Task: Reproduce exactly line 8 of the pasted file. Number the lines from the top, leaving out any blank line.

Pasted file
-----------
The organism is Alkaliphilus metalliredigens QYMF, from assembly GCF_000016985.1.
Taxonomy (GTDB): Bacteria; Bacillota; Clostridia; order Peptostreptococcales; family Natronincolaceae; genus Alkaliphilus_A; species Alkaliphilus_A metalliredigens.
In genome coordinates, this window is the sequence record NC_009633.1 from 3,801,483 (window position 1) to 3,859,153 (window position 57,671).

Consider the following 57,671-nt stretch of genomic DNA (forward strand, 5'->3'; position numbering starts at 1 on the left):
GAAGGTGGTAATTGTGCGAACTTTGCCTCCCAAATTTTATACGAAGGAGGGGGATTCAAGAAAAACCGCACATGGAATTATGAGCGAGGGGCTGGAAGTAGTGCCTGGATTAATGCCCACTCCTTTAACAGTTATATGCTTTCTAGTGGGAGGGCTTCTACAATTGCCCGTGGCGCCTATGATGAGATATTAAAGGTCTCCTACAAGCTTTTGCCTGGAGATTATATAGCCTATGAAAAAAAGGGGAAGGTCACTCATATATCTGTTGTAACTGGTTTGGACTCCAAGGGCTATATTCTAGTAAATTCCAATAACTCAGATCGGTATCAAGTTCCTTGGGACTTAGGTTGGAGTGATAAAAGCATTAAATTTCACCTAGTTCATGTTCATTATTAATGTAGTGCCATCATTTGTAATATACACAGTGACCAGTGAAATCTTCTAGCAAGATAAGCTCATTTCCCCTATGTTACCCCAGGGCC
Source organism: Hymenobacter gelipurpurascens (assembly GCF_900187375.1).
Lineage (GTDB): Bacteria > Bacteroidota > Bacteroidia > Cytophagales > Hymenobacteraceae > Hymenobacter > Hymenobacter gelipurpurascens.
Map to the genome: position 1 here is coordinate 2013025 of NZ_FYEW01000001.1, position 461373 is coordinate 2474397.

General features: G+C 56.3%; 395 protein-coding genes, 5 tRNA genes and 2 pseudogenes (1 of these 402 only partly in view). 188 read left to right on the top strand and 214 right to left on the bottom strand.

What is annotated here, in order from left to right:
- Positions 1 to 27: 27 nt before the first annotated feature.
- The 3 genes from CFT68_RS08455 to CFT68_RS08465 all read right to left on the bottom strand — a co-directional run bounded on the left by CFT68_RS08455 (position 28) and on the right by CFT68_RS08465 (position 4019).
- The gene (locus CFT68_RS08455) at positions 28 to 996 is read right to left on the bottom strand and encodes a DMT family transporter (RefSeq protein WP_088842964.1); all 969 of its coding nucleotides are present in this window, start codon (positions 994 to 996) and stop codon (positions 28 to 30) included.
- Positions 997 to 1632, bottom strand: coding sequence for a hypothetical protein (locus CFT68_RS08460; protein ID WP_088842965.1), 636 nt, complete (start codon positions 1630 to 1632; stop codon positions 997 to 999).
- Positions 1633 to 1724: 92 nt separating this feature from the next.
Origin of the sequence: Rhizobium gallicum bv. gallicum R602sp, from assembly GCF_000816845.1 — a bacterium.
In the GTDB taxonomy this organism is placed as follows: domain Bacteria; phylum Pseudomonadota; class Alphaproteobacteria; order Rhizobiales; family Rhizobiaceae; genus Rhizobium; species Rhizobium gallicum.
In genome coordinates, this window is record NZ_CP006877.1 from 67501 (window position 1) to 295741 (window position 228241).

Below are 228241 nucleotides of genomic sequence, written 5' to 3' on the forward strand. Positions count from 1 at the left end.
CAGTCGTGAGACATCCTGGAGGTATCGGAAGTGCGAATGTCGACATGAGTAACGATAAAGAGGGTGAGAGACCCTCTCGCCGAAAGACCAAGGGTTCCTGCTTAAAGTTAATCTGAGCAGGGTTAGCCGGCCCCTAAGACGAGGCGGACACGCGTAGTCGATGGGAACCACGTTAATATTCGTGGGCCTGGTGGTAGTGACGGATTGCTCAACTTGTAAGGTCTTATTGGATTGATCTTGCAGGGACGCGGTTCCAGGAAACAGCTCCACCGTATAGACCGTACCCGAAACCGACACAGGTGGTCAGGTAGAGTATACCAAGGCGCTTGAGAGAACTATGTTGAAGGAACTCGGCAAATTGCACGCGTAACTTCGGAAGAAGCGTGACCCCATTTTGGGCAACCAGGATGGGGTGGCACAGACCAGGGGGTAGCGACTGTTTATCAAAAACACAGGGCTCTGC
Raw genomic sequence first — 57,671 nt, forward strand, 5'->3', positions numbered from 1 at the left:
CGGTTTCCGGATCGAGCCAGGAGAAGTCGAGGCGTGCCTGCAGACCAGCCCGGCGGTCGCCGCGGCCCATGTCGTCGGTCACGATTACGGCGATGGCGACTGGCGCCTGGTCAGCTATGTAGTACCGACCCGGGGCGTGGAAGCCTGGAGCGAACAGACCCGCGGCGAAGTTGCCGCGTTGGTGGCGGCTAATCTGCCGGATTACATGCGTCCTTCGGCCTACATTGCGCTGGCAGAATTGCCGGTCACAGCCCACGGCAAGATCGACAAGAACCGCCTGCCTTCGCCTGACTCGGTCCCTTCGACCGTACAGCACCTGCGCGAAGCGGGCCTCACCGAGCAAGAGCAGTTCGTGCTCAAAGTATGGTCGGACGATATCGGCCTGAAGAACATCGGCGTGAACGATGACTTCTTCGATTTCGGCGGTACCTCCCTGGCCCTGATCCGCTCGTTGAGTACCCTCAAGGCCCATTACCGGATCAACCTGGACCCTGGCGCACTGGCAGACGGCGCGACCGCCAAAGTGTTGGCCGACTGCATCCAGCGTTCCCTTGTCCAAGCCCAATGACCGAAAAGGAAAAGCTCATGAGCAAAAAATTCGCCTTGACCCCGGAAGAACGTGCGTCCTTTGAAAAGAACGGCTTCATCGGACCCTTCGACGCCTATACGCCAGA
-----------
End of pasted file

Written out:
Map to the genome: position 1 here is coordinate 2013025 of NZ_FYEW01000001.1, position 461373 is coordinate 2474397.